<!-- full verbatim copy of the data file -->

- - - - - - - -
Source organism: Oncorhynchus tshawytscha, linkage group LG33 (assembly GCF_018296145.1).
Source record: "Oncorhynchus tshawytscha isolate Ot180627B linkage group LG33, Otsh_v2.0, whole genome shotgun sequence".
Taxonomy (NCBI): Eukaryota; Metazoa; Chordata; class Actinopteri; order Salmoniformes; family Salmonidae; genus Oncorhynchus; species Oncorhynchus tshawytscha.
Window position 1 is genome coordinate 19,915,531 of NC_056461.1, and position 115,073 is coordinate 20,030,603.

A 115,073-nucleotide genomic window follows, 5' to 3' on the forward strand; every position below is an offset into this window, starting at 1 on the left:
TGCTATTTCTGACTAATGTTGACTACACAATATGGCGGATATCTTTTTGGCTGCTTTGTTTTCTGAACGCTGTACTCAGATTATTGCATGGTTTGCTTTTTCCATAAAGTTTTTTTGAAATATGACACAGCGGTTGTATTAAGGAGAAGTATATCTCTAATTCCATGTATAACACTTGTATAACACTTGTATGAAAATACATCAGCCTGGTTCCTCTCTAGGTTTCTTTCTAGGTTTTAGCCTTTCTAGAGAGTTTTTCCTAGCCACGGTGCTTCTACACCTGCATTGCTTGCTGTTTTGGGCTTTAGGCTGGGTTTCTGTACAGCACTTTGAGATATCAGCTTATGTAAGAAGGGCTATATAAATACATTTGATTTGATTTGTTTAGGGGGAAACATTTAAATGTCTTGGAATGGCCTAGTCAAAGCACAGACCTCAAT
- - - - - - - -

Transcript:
Source organism: Oncorhynchus tshawytscha, linkage group LG33 (assembly GCF_018296145.1).
Source record: "Oncorhynchus tshawytscha isolate Ot180627B linkage group LG33, Otsh_v2.0, whole genome shotgun sequence".
Taxonomy (NCBI): Eukaryota; Metazoa; Chordata; class Actinopteri; order Salmoniformes; family Salmonidae; genus Oncorhynchus; species Oncorhynchus tshawytscha.
Window position 1 is genome coordinate 19,915,531 of NC_056461.1, and position 115,073 is coordinate 20,030,603.

A 115,073-nucleotide genomic window follows, 5' to 3' on the forward strand; every position below is an offset into this window, starting at 1 on the left:
TGCTATTTCTGACTAATGTTGACTACACAATATGGCGGATATCTTTTTGGCTGCTTTGTTTTCTGAACGCTGTACTCAGATTATTGCATGGTTTGCTTTTTCCATAAAGTTTTTTTGAAATATGACACAGCGGTTGTATTAAGGAGAAGTATATCTCTAATTCCATGTATAACACTTGTATAACACTTGTATGAAAATACATCAGCCTGGTTCCTCTCTAGGTTTCTTTCTAGGTTTTAGCCTTTCTAGAGAGTTTTTCCTAGCCACGGTGCTTCTACACCTGCATTGCTTGCTGTTTTGGGCTTTAGGCTGGGTTTCTGTACAGCACTTTGAGATATCAGCTTATGTAAGAAGGGCTATATAAATACATTTGATTTGATTTGTTTAGGGGGAAACATTTAAATGTCTTGGAATGGCCTAGTCAAAGCACAGACCTCAAT